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Make no mistake, our diversity, our biggest asset

By -JENNY LUESBY | April 30th 2013


Management schools are big business, but few have given attention to ‘what management is all about’ that Henley School of Management devoted to a ten-year study on how teams succeed.

Across literally hundreds of groups, the school analysed the defining characteristics of teams that successfully completed tasks.  Shockingly, it found that most teams failed. But it did identify the winning formula of those that succeeded — as a mix of roles played by different members.

The literature on these ‘Belbin’ roles has since been used worldwide, built around appealing characterisations, like ‘plants’ for creative types, and ‘technical specialists’, ‘shapers’ and ‘completer/finishers’.

However, a gap in the space taken up by Henley’s model is how these balanced teams come to be, and what stops them from taking shape in all the many organisations that fail.

As it is, more than 90 per cent of all ventures fail. Most go down in their first three years. But even for the longer lived, the chances of continuing to exist get ever smaller. A full third of the early-day survivors go down following major changes in leadership or ownership, while most of the rest move into a slow decline borne of repetitive failure and incremental deterioration.

The net result is a business space where very few organisations reach 60 years old — the global average lifespan for a business is just 12 years old and those which continue to thrive and grow after their centennial are very rare.

Indeed, if we visited another planet and found a track record of quite such universal failure, we would wonder what the aliens’ minds were on, to keep circling forever and ever to certain crashes. Yet in our own world, we defy the statistics, the years of gathering facts on failure in every type of business from Fortune 500s to micro-ventures, and believe that whichever company we are with will somehow make it anyway.

It was a strangeness of contradiction that first struck me within my very first business, which was an academic bookshop on a college campus. As I took over, the world of recommended textbooks was already changing. The photocopier had arrived. Later, came the computer, soft copies and the Internet: Wikipedia and Google.

Students’ budgets were tightening. Sharing and second-hand books were becoming a needs-must.

Our survival as a business required a major repositioning.

In the decades since, I have seen hardly any sector that has sailed onwards untouched by such seismic shifts. We all focus on technology as transformatory, but it isn’t just about the latest tablet: education has changed, tourism has changed, energy is changing, and even horticulture has changed profoundly. Nowadays, our competitor is in Chile, or Sri Lanka, or Russia or China.

Yet very few organisations adapt. Because adapting requires successful task completion — we can’t just run along on the old grooves — and that takes us back to why most teams fail.  For what is it that, so universally, stops us ‘pulling together’ in achieving change?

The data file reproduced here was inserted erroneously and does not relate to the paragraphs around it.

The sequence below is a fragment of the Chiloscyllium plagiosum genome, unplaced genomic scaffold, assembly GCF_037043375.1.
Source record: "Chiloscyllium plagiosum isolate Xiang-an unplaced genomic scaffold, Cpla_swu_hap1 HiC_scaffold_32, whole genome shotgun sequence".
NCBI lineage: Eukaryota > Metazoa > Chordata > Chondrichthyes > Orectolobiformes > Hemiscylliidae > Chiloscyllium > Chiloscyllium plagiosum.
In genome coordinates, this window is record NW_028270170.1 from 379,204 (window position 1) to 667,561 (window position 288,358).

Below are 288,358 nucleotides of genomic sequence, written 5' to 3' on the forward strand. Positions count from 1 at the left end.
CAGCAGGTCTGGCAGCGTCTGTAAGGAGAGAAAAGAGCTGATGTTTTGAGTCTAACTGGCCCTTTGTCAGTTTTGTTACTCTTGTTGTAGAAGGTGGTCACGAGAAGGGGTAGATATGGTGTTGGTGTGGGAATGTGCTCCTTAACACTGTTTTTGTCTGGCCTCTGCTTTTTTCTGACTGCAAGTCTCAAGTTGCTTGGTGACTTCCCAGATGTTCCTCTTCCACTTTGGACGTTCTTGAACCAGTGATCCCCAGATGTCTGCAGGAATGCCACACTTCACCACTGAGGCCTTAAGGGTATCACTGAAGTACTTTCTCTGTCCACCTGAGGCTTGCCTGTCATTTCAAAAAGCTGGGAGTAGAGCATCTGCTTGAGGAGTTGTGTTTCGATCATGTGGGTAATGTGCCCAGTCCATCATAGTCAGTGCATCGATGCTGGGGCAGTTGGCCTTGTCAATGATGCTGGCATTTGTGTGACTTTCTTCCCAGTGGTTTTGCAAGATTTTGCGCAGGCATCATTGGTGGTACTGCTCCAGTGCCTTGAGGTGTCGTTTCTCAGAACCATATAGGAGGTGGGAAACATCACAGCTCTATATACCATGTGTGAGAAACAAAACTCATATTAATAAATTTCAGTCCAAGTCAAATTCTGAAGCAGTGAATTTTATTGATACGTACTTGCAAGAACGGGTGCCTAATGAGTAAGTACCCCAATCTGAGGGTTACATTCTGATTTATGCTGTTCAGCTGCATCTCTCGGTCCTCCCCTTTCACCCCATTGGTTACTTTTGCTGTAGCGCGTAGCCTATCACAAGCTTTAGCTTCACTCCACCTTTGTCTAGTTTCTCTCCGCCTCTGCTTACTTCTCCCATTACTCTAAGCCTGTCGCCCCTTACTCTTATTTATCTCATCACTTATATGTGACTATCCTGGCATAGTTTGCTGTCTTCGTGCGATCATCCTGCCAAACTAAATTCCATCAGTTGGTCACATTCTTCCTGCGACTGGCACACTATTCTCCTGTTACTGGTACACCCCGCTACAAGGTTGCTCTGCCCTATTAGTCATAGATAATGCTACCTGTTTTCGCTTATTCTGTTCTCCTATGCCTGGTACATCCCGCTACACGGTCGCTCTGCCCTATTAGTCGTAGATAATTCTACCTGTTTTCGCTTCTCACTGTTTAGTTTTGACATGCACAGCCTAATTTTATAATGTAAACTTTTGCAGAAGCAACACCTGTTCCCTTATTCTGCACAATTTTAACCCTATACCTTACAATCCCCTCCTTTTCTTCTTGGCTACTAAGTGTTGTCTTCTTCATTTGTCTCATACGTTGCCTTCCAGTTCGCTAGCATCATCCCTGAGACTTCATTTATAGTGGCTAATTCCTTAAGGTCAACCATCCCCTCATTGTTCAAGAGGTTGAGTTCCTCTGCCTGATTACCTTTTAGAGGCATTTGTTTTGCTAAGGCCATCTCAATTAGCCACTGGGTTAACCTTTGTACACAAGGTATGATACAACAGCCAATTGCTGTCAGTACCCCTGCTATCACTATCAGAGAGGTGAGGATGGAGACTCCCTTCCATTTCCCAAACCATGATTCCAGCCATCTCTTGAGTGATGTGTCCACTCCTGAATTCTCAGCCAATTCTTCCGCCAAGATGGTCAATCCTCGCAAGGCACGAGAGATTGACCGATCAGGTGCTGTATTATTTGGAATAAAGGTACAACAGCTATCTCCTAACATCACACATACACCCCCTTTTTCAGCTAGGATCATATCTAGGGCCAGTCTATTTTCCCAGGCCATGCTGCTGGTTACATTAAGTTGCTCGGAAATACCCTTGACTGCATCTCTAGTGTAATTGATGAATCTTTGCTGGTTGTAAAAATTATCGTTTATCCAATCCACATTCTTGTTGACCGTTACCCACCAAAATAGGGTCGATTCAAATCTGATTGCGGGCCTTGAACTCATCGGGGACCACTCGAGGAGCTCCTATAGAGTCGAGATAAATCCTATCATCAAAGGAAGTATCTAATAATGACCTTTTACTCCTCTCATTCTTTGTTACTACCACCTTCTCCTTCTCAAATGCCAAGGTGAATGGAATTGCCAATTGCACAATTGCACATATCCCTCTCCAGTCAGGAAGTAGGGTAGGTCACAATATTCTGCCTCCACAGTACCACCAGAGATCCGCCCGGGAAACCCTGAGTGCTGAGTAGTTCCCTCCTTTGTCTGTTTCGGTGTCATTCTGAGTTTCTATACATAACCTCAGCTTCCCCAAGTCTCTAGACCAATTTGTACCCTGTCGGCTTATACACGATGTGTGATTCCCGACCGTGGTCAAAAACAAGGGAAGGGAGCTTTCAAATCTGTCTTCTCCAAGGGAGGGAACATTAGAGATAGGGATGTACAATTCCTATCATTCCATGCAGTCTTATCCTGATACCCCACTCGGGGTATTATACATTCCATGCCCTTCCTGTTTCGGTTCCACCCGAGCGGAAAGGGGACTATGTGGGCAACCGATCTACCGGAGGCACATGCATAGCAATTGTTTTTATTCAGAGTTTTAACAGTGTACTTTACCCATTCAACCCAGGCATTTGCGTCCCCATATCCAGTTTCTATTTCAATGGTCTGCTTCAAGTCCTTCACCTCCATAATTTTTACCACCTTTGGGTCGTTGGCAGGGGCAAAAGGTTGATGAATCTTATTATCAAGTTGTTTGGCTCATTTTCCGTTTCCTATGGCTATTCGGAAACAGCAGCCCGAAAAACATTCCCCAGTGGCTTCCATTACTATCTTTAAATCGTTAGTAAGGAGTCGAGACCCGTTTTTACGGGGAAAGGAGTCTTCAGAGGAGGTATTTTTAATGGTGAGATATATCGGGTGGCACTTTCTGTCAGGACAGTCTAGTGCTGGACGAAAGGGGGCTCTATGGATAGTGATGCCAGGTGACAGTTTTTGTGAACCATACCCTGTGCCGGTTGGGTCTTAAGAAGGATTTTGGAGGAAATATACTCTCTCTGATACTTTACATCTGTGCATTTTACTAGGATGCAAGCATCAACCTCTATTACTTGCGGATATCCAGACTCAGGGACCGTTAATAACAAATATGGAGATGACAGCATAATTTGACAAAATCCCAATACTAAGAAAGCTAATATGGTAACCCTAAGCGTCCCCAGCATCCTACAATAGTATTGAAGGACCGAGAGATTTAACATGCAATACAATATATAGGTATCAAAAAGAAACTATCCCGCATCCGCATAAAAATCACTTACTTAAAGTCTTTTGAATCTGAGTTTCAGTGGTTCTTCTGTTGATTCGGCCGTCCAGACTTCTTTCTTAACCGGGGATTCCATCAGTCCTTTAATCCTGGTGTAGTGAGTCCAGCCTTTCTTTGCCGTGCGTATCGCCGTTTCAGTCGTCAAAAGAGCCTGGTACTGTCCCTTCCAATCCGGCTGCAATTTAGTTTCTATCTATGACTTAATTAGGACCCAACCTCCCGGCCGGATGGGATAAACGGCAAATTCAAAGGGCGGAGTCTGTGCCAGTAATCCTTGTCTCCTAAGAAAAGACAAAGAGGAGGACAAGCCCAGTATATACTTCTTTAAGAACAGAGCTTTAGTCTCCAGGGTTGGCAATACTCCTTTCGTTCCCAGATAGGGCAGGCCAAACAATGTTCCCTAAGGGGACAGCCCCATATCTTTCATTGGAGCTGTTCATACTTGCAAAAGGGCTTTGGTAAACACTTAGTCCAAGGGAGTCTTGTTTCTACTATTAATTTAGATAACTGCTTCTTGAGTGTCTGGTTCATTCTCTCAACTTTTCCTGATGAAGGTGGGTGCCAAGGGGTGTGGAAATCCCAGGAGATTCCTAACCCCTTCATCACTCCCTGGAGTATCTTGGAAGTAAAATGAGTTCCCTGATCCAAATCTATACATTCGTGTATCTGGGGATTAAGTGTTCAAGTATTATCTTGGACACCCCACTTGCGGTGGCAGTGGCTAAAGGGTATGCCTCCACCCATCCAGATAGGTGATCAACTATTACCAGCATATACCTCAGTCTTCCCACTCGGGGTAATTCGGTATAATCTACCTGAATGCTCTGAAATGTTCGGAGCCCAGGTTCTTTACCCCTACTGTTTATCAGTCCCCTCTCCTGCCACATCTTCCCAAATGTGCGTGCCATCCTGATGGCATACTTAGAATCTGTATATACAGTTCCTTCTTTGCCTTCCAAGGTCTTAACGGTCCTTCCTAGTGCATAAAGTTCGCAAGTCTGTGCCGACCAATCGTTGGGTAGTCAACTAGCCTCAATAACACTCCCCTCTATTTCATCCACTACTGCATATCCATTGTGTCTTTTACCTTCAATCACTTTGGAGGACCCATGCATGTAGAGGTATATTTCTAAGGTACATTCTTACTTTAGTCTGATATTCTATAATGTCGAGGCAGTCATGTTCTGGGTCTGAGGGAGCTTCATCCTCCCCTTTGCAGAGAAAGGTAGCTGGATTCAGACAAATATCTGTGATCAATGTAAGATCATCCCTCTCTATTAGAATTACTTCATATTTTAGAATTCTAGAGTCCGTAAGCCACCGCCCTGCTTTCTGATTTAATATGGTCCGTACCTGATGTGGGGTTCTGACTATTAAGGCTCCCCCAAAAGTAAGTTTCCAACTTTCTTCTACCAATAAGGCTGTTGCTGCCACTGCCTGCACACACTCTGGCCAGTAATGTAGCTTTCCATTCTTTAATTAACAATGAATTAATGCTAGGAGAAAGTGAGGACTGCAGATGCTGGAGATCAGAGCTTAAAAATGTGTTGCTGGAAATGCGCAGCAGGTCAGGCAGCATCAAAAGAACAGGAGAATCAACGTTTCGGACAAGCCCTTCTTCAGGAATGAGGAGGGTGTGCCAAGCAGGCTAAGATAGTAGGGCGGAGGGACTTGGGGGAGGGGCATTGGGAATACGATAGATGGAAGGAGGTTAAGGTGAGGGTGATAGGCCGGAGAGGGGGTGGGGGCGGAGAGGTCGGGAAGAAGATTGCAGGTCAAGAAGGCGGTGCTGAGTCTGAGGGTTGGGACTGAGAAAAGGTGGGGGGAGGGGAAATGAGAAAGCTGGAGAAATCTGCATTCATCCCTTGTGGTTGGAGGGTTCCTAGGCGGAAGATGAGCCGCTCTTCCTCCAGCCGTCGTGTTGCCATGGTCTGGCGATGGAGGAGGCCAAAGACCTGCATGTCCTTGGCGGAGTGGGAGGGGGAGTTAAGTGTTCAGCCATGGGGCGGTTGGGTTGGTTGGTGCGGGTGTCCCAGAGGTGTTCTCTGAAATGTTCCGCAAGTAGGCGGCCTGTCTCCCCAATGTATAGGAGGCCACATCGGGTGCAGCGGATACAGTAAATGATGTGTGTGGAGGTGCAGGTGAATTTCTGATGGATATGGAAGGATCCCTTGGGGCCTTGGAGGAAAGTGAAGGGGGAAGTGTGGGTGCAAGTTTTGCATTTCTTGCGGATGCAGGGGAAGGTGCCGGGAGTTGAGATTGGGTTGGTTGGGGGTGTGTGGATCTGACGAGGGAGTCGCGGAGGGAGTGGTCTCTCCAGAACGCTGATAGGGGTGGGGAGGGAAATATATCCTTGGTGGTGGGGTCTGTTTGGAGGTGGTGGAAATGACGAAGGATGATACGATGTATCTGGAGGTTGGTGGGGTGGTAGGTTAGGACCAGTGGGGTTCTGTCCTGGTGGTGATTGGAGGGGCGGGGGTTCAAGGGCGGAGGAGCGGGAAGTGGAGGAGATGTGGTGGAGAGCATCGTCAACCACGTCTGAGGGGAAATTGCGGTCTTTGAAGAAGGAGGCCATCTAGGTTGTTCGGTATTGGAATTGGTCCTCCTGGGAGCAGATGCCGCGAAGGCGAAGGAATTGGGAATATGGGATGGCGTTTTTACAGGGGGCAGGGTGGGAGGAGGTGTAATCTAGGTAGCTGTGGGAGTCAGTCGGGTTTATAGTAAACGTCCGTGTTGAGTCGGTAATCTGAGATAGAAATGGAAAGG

Those no-go zones

A first base is the connection we all have with the organisation — another matter of deep study in recent decades. Not surprisingly, we don’t any of us get to the ‘my company, my life’ point within organisations that treat us badly.

And without that connection, and the responsibility carried by each of us for the performance of the whole, the whole underperforms. For change is effort, and effort isn’t borne of disillusion and disconnection.

But providing crèches and high salaries isn’t the key to employee loyalty — again, more studies, and absolutely conclusive ones.

The key is being respected, and this is where we just can’t seem to cut it out here in the private sector.

We don’t respect each other, and listen. We diminish, dismiss: indeed I heard a beauty just last week from one manager — classed as a ‘no-go’ in every school of relationship counseling everywhere — as a sentence that began: “The trouble with you is...”.

In fact, the “trouble” with organisations that speak and think like that fail, because success depends on diversity of approach and mindset, and that demands that we value our differences.

Organisations that can’t achieve this cannot have a ‘creative’ blossoming beside a ‘shaper’. The creative will dismiss the shaper. The shaper will dismiss the creative. And they both will meet in corridors to moan about the unreasonable technical specialist, and work at how to block them.

It’s a line-up that almost every organisation falls to, and a waste of energy that is close to tragic. Where all those staff, with different strengths, appreciate that they are more together and see what each can contribute, the results are amazing. It makes Apples.

But where an organisation, from top downwards, cannot tolerate a ‘shaper’, does not value a ‘creative’, doesn’t recruit them, doesn’t listen to them when they arrive, the project fails.  The lesson is to see the strength that every individual holds, value it, and deploy it. Or to defy the evidence, and do it the way that the 95 per cent of failing organisations do it — without respect, and without teamwork — all the way to failure.

The writer is Group Content and Training Editor at The Standard Group.

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